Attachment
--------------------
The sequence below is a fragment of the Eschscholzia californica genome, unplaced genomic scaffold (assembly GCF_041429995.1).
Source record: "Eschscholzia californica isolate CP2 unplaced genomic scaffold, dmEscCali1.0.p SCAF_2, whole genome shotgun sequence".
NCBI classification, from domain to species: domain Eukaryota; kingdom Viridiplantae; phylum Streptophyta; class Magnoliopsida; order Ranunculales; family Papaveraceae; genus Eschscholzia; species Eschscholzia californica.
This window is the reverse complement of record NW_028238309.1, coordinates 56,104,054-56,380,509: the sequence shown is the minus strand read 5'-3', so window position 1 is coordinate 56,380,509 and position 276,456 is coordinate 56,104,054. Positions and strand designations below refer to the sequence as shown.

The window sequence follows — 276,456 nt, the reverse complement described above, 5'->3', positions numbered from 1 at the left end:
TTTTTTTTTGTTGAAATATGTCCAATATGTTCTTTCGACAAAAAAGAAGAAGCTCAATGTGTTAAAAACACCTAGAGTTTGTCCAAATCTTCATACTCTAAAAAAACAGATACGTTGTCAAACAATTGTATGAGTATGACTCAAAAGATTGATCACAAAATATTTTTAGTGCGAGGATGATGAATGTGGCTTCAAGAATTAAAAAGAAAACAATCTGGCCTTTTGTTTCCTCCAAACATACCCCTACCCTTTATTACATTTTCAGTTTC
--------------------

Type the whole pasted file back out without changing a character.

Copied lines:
The sequence below is a fragment of the Eschscholzia californica genome, unplaced genomic scaffold (assembly GCF_041429995.1).
Source record: "Eschscholzia californica isolate CP2 unplaced genomic scaffold, dmEscCali1.0.p SCAF_2, whole genome shotgun sequence".
NCBI classification, from domain to species: domain Eukaryota; kingdom Viridiplantae; phylum Streptophyta; class Magnoliopsida; order Ranunculales; family Papaveraceae; genus Eschscholzia; species Eschscholzia californica.
This window is the reverse complement of record NW_028238309.1, coordinates 56,104,054-56,380,509: the sequence shown is the minus strand read 5'-3', so window position 1 is coordinate 56,380,509 and position 276,456 is coordinate 56,104,054. Positions and strand designations below refer to the sequence as shown.

The window sequence follows — 276,456 nt, the reverse complement described above, 5'->3', positions numbered from 1 at the left end:
TTTTTTTTTGTTGAAATATGTCCAATATGTTCTTTCGACAAAAAAGAAGAAGCTCAATGTGTTAAAAACACCTAGAGTTTGTCCAAATCTTCATACTCTAAAAAAACAGATACGTTGTCAAACAATTGTATGAGTATGACTCAAAAGATTGATCACAAAATATTTTTAGTGCGAGGATGATGAATGTGGCTTCAAGAATTAAAAAGAAAACAATCTGGCCTTTTGTTTCCTCCAAACATACCCCTACCCTTTATTACATTTTCAGTTTC